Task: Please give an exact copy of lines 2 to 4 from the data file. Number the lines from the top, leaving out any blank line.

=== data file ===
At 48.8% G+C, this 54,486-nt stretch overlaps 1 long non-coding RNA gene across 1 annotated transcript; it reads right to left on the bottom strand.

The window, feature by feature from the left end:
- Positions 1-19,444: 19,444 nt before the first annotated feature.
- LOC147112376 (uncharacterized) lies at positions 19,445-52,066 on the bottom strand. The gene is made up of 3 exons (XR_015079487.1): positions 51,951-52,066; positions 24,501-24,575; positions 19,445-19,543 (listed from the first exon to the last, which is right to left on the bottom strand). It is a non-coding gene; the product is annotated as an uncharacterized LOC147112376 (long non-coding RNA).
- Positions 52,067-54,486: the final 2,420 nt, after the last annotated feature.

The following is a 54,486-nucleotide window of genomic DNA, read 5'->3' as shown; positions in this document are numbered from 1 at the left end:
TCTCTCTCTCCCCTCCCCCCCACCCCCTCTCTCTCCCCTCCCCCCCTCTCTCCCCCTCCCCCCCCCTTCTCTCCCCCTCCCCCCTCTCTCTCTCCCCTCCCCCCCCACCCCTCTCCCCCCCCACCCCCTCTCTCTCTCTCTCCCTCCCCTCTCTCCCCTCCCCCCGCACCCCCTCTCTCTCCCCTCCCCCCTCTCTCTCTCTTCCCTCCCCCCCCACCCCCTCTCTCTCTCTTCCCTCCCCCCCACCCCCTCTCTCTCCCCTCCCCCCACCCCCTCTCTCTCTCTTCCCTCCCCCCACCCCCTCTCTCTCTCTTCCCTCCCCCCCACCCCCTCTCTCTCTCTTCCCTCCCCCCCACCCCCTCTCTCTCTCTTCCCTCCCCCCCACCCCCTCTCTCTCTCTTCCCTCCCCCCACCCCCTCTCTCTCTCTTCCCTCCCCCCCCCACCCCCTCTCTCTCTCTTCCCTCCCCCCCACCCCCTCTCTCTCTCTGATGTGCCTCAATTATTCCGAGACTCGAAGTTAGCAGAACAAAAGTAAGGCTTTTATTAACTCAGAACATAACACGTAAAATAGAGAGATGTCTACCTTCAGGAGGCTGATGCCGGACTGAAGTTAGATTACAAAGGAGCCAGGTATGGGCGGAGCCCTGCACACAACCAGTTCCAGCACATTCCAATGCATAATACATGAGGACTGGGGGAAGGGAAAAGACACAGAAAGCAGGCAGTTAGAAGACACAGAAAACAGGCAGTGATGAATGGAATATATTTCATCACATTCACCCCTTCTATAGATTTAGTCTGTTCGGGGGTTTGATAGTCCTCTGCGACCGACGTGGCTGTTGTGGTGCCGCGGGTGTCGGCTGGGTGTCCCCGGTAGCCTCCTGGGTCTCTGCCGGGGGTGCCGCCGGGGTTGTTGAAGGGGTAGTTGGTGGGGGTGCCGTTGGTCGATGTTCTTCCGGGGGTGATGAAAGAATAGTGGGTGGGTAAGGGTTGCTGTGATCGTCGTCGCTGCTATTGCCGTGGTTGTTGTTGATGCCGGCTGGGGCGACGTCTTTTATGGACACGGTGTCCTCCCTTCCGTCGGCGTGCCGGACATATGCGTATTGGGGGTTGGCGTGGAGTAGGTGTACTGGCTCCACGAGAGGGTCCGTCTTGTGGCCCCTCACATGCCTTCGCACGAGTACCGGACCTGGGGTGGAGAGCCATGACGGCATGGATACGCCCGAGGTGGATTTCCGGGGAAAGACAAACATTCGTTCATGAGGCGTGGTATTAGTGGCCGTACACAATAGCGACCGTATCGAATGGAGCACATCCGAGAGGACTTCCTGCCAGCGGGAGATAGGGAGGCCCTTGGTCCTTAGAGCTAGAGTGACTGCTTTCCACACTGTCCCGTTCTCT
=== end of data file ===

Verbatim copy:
The window, feature by feature from the left end:
- Positions 1-19,444: 19,444 nt before the first annotated feature.
- LOC147112376 (uncharacterized) lies at positions 19,445-52,066 on the bottom strand. The gene is made up of 3 exons (XR_015079487.1): positions 51,951-52,066; positions 24,501-24,575; positions 19,445-19,543 (listed from the first exon to the last, which is right to left on the bottom strand). It is a non-coding gene; the product is annotated as an uncharacterized LOC147112376 (long non-coding RNA).